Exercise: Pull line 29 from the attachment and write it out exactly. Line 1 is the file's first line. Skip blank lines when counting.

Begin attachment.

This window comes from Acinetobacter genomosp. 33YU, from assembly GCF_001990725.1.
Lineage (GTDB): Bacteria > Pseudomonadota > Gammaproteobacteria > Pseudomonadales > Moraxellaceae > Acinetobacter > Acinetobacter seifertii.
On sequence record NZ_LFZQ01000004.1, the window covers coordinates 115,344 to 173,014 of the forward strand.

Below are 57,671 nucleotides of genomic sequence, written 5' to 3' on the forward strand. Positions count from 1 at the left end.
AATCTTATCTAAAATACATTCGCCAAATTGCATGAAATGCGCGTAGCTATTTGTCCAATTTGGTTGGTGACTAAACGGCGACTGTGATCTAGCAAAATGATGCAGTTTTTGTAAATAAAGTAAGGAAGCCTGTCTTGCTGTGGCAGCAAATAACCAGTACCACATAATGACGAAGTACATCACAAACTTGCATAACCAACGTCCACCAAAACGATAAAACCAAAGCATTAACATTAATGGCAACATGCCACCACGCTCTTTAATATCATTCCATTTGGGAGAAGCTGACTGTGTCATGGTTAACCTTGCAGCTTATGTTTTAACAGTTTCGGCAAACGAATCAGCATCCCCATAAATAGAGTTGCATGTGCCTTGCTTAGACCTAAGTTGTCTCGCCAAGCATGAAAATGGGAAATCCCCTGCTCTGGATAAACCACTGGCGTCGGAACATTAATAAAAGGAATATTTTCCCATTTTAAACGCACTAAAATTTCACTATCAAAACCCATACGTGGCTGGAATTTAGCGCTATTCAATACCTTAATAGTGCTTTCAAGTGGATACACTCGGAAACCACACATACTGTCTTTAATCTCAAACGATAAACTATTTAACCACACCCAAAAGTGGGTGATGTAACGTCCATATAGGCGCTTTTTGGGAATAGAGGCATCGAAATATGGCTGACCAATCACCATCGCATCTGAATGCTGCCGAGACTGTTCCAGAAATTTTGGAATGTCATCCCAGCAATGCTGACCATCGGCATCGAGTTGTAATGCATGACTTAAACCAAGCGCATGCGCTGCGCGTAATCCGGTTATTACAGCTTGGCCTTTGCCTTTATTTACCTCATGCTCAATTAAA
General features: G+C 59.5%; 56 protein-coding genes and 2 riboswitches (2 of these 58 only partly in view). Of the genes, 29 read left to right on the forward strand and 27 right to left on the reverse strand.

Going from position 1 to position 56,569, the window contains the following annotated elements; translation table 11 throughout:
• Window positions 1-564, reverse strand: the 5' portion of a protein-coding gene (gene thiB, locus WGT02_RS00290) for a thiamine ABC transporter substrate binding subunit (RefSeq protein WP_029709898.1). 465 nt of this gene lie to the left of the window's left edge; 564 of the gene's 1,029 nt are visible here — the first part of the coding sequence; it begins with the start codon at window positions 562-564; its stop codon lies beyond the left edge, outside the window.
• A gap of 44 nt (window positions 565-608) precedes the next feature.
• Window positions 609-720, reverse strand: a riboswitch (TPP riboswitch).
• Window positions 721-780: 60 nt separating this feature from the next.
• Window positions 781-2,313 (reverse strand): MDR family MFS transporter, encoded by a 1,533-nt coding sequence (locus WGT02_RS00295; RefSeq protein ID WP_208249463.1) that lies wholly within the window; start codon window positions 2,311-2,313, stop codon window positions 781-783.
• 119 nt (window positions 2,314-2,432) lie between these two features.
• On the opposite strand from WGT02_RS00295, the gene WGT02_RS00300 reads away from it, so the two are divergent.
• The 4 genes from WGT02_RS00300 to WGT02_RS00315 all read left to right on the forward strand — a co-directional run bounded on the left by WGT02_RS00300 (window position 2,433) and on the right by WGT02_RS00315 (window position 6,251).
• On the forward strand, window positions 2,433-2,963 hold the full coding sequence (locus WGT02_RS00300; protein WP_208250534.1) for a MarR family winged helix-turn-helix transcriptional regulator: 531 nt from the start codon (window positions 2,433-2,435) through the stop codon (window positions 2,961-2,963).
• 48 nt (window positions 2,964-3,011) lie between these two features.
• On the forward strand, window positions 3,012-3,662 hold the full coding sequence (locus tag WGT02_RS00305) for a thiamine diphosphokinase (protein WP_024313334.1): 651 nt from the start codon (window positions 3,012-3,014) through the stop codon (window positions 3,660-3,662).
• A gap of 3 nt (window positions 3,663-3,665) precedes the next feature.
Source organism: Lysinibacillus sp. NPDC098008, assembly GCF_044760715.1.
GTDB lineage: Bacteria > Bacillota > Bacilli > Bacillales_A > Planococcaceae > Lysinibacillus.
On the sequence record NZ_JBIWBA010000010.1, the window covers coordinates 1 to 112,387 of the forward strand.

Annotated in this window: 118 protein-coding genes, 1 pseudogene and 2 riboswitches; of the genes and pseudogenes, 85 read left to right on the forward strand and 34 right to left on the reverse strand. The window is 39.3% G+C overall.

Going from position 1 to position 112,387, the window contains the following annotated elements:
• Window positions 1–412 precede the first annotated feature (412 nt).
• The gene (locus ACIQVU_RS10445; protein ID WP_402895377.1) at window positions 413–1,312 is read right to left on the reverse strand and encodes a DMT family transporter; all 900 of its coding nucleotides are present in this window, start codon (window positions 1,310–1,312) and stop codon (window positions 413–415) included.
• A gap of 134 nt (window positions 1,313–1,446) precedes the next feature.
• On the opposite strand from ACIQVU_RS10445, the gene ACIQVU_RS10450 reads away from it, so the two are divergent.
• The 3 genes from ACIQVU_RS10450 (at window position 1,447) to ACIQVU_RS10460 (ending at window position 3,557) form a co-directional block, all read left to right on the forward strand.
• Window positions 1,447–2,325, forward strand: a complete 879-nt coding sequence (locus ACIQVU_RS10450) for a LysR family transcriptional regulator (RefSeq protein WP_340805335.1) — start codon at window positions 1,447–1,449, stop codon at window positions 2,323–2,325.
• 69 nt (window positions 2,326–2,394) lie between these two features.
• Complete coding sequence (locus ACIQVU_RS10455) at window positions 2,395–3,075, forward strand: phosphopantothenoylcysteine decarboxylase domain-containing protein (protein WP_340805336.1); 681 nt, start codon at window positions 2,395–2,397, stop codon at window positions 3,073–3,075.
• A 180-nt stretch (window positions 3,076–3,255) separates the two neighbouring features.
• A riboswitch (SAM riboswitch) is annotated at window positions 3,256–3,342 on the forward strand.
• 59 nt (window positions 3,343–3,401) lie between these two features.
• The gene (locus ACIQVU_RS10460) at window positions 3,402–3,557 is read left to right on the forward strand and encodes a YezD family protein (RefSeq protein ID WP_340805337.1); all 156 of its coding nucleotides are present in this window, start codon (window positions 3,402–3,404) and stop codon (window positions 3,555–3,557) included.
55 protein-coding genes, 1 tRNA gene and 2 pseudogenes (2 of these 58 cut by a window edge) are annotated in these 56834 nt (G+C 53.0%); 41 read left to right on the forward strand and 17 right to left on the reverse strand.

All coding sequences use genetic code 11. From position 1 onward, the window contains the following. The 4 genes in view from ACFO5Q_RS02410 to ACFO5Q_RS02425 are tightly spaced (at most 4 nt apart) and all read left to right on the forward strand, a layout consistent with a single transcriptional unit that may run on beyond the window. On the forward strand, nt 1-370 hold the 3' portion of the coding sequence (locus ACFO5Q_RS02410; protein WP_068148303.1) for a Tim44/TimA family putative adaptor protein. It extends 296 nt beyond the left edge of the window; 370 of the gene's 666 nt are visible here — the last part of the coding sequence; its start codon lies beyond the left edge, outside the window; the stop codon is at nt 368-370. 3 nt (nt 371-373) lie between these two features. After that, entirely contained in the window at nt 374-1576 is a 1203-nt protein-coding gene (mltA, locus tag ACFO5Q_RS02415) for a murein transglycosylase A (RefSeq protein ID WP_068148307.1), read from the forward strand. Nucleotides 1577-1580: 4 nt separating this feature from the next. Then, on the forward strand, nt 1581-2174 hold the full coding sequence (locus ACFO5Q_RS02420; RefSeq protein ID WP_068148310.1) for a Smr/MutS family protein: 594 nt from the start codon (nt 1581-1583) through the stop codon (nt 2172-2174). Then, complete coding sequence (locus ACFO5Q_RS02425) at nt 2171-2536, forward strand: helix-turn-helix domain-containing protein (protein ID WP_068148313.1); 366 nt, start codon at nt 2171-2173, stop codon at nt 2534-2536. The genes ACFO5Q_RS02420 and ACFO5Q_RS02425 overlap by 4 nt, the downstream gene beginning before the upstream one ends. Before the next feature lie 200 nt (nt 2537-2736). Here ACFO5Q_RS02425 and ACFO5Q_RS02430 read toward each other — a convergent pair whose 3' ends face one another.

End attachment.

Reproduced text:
• The 3 genes from ACIQVU_RS10450 (at window position 1,447) to ACIQVU_RS10460 (ending at window position 3,557) form a co-directional block, all read left to right on the forward strand.